4. Most families do not change. It takes a great deal of hard work, and most families are unwilling to commit themselves to the time, money and work involved. The therapist can help the child express feelings in safe ways, strengthen his or her sense of self, and learn how to cope with the family.
For two years I worked with a group of children whose fathers were in the Navy and in an alcoholic treatment program. The group met once a week and consisted of twelve children ages eight to sixteen including some siblings.. I never met the parents!
One 12 year old boy told a dream: I was driving in a car with my father. The road had many turns and suddenly we were going down a steep hill. At the bottom was a lake.
Comment from a nine year old, “I have a road just like that in my life.” These children were remarkable.
1. Some children go home and become a therapist to the parent. One 8 year old, referred by the school due to extreme acting out behavior, loved coming to therapy but his mother refused to see me. She would just drop him off. (There was no father.) As time went by, she softened toward me and often lingered to talk to me, though she was still not willing to come for a regular session. I wondered about her softening until she finally told me that after each session, her son had her do some of the activities such as The Safe Place. At one session this boy did a sand tray scene and the issue of his loneliness came out of his story. It seems that he went home and asked his mother if she was lonely. No one had ever asked her this before, and she began to weep. They shared their loneliness with one another and changes definitely took place.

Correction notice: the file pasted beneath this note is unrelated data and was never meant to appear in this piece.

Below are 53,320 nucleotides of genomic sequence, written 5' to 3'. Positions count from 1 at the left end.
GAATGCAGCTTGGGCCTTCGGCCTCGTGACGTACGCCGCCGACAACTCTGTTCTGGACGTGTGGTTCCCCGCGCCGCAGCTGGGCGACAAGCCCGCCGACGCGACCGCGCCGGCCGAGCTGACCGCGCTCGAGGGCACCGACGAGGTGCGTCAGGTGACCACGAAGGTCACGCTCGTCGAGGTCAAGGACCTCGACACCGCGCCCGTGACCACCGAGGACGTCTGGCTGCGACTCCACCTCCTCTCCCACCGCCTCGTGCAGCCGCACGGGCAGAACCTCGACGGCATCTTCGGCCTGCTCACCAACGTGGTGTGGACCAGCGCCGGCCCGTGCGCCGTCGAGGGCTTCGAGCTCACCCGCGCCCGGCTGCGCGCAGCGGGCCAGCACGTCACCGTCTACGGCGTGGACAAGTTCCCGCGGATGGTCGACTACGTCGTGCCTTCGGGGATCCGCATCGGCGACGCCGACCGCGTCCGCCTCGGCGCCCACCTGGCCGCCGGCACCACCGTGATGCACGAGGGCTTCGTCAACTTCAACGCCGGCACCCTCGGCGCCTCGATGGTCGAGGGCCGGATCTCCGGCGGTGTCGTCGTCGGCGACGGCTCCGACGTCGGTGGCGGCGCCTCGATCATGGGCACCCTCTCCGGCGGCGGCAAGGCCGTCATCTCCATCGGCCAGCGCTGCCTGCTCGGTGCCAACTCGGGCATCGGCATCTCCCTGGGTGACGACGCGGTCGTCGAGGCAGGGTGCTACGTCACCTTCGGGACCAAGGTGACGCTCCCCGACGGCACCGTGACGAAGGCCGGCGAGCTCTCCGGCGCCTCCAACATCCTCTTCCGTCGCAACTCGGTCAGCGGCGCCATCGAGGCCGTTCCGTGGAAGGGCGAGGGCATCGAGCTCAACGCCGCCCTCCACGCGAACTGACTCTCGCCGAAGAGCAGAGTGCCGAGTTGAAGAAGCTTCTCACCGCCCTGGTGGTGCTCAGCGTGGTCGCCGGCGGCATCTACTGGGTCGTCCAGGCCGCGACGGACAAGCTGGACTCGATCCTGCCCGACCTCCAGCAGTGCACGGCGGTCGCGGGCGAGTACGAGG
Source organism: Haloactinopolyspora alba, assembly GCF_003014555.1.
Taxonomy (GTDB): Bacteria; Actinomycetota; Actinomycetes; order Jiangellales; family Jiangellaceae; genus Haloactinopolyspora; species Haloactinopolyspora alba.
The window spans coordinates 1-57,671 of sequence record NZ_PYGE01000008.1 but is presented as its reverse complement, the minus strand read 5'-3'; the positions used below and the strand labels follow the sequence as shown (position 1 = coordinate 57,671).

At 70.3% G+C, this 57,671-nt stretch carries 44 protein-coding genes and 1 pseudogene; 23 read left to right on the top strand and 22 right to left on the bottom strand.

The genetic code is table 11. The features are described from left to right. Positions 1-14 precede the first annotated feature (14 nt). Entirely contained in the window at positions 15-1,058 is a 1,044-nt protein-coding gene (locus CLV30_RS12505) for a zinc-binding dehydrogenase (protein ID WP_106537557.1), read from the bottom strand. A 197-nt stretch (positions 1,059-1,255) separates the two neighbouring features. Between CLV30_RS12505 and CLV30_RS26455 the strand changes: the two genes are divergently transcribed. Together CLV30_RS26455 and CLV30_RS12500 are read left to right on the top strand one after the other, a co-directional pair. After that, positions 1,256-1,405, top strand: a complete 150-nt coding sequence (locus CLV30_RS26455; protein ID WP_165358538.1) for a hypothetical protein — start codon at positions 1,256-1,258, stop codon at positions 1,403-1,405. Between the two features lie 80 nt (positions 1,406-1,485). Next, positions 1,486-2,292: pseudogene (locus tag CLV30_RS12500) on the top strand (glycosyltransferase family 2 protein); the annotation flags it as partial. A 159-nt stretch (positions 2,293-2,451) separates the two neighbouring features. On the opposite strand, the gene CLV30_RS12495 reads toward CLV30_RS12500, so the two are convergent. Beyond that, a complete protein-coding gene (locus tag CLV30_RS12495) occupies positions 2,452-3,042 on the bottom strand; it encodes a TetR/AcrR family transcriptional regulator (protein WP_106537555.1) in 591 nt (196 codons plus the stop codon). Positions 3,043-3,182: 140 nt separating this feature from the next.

Even when I worked with a child individually, I had a policy of seeing the parents or parent about once a month with the child, whenever possible. I rarely saw parents without the child present. (Of course there were exceptions.) Many times I would see the whole family for a few sessions as well.
If you would like more examples or have any further questions about any of the above material, please let me know. Remember, there are no bad questions.